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Old St. James bar to be purchased for open space, parking spots

Celebrate St. James president Natalie Weinstein on Sunday

Celebrate St. James president Natalie Weinstein on Sunday spoke about the purchase of long-closed St. James bar Irish Viking in order to build a park and parking spaces at the Lake Avenue site. Credit: Jeff Bachner

Smithtown officials are finalizing the purchase of a long-closed St. James bar and will work with a local community group to build a park and parking spaces at the 369 Lake Ave. site, said the group’s president and a town spokeswoman.

The town will pay up to $93,000 to Suffolk County, which in 2018 seized the 0.5-acre former home of the Irish Viking bar for unpaid property taxes. Town officials expect to spend at least $250,000 more to build a minimum of 25 parking spaces. Community group Celebrate St. James plans to spend at least $200,000 to build the park, where Natalie Weinstein, the group’s president, envisions summer concerts, outdoor art exhibitions and a memorial to coronavirus victims and responders.

“Our mission has been all along to revitalize the town, make it into a walking town, a place for art and music,” she said. “Once we have a place that’s big enough and has some meaning, people will come.”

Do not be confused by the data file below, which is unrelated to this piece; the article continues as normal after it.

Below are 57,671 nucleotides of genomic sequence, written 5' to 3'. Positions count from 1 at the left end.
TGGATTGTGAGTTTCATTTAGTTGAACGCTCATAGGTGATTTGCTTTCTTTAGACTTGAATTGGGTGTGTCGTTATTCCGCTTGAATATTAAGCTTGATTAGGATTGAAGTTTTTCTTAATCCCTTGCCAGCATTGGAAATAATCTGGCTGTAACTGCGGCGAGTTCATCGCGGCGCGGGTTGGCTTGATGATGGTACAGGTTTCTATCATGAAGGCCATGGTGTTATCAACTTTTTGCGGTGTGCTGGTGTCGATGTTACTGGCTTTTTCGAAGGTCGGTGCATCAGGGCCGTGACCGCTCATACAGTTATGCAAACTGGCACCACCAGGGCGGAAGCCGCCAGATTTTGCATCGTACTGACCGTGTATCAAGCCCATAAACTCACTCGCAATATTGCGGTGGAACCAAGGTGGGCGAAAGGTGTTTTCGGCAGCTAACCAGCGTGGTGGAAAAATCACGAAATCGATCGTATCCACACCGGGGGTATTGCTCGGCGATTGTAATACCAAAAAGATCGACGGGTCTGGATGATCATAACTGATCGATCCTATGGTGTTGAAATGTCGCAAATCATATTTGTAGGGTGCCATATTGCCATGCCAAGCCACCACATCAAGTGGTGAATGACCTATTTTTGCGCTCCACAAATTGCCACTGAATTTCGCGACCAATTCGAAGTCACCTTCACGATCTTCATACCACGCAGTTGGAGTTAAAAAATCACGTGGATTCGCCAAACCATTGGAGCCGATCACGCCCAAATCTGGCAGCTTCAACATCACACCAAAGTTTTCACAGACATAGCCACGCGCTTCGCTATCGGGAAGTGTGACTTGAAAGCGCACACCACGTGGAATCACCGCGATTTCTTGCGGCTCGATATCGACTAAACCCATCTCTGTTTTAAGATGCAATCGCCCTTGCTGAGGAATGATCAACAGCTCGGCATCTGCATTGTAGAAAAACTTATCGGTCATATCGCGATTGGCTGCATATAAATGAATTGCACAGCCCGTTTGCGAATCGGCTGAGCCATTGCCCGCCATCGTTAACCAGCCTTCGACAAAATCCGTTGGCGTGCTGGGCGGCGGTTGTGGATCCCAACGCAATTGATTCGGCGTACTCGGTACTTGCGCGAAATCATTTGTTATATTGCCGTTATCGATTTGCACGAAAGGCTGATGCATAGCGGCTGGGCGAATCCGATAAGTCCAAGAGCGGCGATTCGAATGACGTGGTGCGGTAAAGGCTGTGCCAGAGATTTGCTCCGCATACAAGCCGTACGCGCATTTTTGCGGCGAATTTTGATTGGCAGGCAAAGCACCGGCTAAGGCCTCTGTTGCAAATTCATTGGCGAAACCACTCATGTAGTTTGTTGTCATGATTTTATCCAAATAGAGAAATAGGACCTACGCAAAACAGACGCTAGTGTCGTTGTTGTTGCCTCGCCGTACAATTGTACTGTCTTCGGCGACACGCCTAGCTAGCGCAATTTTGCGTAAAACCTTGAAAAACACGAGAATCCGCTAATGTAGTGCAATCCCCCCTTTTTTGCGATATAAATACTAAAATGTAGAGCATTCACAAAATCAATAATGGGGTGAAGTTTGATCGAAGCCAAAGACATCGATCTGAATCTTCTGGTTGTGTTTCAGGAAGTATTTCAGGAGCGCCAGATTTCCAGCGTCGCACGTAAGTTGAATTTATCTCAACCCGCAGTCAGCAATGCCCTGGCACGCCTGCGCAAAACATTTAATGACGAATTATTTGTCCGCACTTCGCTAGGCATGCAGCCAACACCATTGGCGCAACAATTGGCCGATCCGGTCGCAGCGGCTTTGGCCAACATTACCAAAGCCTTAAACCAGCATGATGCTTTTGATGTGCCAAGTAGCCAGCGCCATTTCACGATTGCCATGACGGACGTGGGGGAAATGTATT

Work would likely start next spring, town spokeswoman Nicole Garguilo said. The park would punctuate a roughly $8 million rebuild of Lake Avenue, the hamlet’s main commercial artery, that town officials hope to finish this fall.

Dozens of new off-street parking spaces at a spot roughly halfway between Woodlawn Avenue and Route 25A would ease a shortage area merchants say is strangling business, and green space could increase foot traffic, as Garguilo said Burke Veterans Memorial Park has done to the north.

Town and Celebrate officials have not yet finalized a plan for the site. Town officials are seeking an easement on a neighboring property that would let them increase the number of parking spaces to 37. They also are considering keeping a portion of the existing Viking building or building a new, small-footprint building to retain valuable water rights and generate property tax income, Garguilo said. Town officials have discussed a design that would leave space for food trucks to set up, she said, though they have concerns that could harm local businesses.

Weinstein, an interior designer whose office is also on Lake Avenue, said the final design would incorporate an interactive kiosk with information about the area’s history. Celebrate has raised close to $100,000 toward the project and is readying its next round of fundraising, though the pandemic has forced postponement of a gala originally planned for the fall until March 10, 2021. The group also plans to sell commemorative bricks and a calendar featuring art submitted by locals.  

William Garthe, a real estate broker and St. James Chamber of Commerce board member, and Eric Neitzel, a broker who is also based in the area, said the project would provide a welcome boost.

“You want something where a person can park, go to one, two, three stores, not just pull in, get a slice of pizza and leave,” Neitzel said. “We’re not looking for a Patchogue — that’s too big — but a toned down, quaint walking village.”

Lake Avenue improvement project

  • Installation of a dry sewer line enabling easy hookups for property owners if a sewage treatment plant is built
  • Water main replacement
  • Roadwork
  • Streetscape improvements

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